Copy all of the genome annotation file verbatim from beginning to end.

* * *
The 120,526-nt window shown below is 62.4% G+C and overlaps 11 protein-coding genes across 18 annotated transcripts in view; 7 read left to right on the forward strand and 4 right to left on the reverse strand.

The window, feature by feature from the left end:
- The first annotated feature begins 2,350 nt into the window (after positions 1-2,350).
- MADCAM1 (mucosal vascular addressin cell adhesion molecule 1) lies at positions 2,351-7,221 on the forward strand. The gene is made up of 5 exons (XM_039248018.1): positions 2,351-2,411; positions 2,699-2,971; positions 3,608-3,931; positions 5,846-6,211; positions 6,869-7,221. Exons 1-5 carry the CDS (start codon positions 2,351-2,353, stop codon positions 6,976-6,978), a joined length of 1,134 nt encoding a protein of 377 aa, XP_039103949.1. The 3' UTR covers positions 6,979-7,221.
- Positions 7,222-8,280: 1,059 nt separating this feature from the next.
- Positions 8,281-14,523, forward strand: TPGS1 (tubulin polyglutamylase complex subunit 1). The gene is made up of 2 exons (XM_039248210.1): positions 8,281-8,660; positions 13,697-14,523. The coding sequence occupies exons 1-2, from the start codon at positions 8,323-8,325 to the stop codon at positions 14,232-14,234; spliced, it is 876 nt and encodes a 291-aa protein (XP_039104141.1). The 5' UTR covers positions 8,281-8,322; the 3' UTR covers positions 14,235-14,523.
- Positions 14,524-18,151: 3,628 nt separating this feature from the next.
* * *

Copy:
The 120,526-nt window shown below is 62.4% G+C and overlaps 11 protein-coding genes across 18 annotated transcripts in view; 7 read left to right on the forward strand and 4 right to left on the reverse strand.

The window, feature by feature from the left end:
- The first annotated feature begins 2,350 nt into the window (after positions 1-2,350).
- MADCAM1 (mucosal vascular addressin cell adhesion molecule 1) lies at positions 2,351-7,221 on the forward strand. The gene is made up of 5 exons (XM_039248018.1): positions 2,351-2,411; positions 2,699-2,971; positions 3,608-3,931; positions 5,846-6,211; positions 6,869-7,221. Exons 1-5 carry the CDS (start codon positions 2,351-2,353, stop codon positions 6,976-6,978), a joined length of 1,134 nt encoding a protein of 377 aa, XP_039103949.1. The 3' UTR covers positions 6,979-7,221.
- Positions 7,222-8,280: 1,059 nt separating this feature from the next.
- Positions 8,281-14,523, forward strand: TPGS1 (tubulin polyglutamylase complex subunit 1). The gene is made up of 2 exons (XM_039248210.1): positions 8,281-8,660; positions 13,697-14,523. The coding sequence occupies exons 1-2, from the start codon at positions 8,323-8,325 to the stop codon at positions 14,232-14,234; spliced, it is 876 nt and encodes a 291-aa protein (XP_039104141.1). The 5' UTR covers positions 8,281-8,322; the 3' UTR covers positions 14,235-14,523.
- Positions 14,524-18,151: 3,628 nt separating this feature from the next.